Keeping up with HR jargon: Talent Management Systems
19 August 2019
HR software is now considered a strategic buy for companies who are transforming their (traditional paper-based) operations to digital, supporting their HR teams and enabling them to make better strategic decisions when it comes to managing people. As the tools change, so does the language, and new acronyms are creeping in. With the language of HR changing, we’ve created a series of blog posts to help explain the most common new forms of software, what they do and their benefits. This post explores the role of Talent Management System
What is a talent management system?
Talent management in general focuses on the management of people within a company and bringing the best possible value from employees. It’s the part of HR that is the most business oriented, and as such, the business has high expectations for its success. It’s no surprise then that most talent management activities directly link with the business’ goals – and if you want to know more about aligning your HR and business goals you can read Survitec’s story here. They involve (but are not limited to): the hiring, onboarding and development of employees; connecting employees and driving collaboration; managing performance, career development and succession plans; providing learning and retraining to employees and performing employee assessments, appraisals and compensation management.
Talent management systems aim to make these talent management tasks more unified and integrated. Typically, they integrate key areas of talent management by using software to simplify and create one hub for recruiting, onboarding, performance and goal management, learning management, compensation and salary planning, career development and succession planning. They also reduce the admin time required from HR teams, and make talent management smarter through data, providing reporting, analytics and machine learning on topics such as goal management, performance management, talent pools, employee engagement, candidate management and more – all through one HR portal.
Since talent management is centred on employees, talent management systems also provide a holistic view of employees and anticipate the future talent and skills needs across the organisation. Consequently, HR people in charge of talent management (often known as HR development managers, or HR business partners) are aided by talent management systems to offer advice and answer questions on a range of topics including: “How can I ensure my recruiting attracts the best candidates?”; “Does my onboarding contribute to higher retention?”; and “Do my managers have regular conversations with their teams?”
Talent management systems are, of course, used by employees too – not just HR – and so it’s important that they are user-friendly. To be successful, any talent management software being implemented should have an excellent user experience, be accessible through mobile devices – not just desktop – and be fast. Companies should also think about elements that employees might be used to in their everyday tech interactions, like chatbots and recommendations through predictive analytics, which could further improve the talent experience.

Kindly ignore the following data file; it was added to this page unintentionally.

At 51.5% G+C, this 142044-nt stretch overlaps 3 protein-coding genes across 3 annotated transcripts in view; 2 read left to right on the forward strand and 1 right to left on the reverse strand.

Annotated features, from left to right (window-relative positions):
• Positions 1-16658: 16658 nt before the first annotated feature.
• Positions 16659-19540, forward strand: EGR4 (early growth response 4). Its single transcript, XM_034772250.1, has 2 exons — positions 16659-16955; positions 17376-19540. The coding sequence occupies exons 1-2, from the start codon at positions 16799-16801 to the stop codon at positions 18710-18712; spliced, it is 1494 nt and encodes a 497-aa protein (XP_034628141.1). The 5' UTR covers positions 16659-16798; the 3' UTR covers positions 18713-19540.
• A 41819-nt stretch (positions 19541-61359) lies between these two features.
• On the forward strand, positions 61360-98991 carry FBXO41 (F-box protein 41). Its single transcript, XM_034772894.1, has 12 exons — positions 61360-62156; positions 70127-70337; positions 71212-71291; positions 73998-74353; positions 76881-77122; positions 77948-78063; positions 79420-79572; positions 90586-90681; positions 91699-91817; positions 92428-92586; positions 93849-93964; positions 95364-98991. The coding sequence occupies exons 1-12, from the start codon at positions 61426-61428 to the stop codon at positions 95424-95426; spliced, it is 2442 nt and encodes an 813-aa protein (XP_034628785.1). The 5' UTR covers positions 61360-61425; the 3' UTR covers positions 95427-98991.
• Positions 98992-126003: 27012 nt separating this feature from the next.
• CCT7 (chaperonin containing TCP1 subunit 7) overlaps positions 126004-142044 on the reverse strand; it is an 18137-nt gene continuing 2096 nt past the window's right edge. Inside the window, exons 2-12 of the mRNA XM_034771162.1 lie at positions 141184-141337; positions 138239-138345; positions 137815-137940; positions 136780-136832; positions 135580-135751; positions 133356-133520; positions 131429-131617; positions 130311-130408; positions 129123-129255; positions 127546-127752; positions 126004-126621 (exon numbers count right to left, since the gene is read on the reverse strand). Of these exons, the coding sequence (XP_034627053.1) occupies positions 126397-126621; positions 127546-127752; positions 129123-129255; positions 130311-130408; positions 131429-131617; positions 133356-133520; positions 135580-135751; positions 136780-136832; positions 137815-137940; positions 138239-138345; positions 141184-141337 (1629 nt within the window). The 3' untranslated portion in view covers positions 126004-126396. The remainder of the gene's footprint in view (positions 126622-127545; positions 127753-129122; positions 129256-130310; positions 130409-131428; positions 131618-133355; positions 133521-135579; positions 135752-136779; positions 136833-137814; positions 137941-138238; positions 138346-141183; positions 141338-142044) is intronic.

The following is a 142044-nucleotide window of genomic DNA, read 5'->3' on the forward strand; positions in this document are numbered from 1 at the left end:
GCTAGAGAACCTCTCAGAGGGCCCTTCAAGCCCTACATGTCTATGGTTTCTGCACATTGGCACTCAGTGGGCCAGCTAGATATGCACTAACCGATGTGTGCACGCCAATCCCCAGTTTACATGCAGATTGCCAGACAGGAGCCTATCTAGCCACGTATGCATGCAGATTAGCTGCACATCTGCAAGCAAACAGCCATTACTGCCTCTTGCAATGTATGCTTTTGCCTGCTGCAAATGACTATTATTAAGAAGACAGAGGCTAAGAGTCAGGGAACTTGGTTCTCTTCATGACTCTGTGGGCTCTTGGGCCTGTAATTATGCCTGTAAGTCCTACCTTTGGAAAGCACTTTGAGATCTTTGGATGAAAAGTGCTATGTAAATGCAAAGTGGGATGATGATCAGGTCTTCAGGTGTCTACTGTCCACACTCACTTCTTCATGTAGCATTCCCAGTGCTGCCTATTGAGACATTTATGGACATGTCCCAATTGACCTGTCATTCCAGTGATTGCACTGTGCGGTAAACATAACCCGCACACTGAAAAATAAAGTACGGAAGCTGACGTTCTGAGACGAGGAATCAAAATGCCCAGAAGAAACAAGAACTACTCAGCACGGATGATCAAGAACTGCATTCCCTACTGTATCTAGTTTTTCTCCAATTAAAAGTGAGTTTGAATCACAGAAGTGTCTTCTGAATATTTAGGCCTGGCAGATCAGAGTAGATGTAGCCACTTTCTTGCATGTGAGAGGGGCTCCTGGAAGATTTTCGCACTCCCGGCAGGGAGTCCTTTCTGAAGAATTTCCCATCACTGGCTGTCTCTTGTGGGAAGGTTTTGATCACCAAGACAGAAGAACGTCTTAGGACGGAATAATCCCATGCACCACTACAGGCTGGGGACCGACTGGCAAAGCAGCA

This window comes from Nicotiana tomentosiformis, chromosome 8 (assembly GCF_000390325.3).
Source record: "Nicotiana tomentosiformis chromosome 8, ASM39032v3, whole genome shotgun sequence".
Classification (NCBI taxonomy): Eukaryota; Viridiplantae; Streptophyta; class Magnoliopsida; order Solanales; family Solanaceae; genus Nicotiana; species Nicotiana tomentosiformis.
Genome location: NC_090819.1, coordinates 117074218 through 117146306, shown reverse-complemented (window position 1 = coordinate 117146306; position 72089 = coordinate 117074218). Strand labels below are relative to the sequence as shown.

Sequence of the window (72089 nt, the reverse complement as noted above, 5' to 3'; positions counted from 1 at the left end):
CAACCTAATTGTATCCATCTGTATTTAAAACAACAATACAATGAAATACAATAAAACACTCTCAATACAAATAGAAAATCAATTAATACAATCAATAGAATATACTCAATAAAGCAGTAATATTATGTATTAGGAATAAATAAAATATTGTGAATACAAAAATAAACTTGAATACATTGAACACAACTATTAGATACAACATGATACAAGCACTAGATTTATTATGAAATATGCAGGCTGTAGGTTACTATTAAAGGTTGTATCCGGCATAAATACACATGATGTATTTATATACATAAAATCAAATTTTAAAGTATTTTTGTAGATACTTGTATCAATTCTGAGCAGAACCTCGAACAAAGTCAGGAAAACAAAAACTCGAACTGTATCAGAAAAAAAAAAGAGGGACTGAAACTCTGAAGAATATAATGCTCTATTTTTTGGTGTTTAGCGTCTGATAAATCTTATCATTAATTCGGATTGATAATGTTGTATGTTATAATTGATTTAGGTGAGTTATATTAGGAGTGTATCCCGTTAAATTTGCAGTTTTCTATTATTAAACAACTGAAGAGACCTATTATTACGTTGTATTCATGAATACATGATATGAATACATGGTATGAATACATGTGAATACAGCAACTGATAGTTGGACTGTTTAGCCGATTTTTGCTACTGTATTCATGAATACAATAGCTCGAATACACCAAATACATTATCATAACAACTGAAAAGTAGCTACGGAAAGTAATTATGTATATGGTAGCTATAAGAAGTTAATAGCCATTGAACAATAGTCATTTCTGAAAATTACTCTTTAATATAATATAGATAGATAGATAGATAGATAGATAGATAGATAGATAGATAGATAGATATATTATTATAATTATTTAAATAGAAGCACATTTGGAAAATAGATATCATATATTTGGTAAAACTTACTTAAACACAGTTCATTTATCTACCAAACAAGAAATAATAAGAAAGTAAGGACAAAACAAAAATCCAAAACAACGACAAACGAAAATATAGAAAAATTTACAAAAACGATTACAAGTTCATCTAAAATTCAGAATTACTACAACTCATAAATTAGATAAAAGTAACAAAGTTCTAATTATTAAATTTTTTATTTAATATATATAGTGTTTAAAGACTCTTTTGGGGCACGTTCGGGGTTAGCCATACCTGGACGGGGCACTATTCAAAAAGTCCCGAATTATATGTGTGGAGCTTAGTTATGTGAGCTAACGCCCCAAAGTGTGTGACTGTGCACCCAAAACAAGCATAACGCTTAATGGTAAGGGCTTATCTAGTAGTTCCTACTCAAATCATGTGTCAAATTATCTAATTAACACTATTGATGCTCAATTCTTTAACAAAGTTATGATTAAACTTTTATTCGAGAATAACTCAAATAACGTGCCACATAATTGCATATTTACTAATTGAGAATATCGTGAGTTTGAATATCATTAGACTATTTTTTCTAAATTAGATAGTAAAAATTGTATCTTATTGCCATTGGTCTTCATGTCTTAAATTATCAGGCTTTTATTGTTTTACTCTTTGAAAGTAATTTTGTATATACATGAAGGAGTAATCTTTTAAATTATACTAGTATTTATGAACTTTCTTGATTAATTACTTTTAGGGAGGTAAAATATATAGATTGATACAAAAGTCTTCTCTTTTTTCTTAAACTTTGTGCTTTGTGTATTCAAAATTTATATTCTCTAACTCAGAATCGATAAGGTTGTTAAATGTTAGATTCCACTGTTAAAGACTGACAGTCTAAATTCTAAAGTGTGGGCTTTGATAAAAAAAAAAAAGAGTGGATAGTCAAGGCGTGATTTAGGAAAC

So, what are the benefits of implementing a talent management system? If companies choose well and integrate a successful system, they can expect benefits such as:
Attracting top talent: Recruiting systems will be simpler and more efficient for recruiters and candidates alike, improving employer branding and reducing time-to-hire.
Boosted employee motivation and engagement: Management will have a better means of identifying learning needs among staff and supporting their career progression – ensuring employees have greater job satisfaction and support. Management can also determine the best internal employees for leadership roles and ensure they are on track for those positions.
Lowered risk of skills gaps: With a holistic view of employees, HR will be able to see where the company is at risk of having skills gaps, where employees need to bolster their skills to avoid gaps, and what kind of people may be best to hire to avoid talent shortages altogether.
Improved talent retention: From an excellent hiring process, to slick onboarding, to seamless employee management – a good talent management system makes for a great employee experience and can improve retention. This also lowers costs associated with employee turnover and hiring.
Greater business performance and client satisfaction: More engaged employees perform better, and better performing people keep clients happy and improve business performance.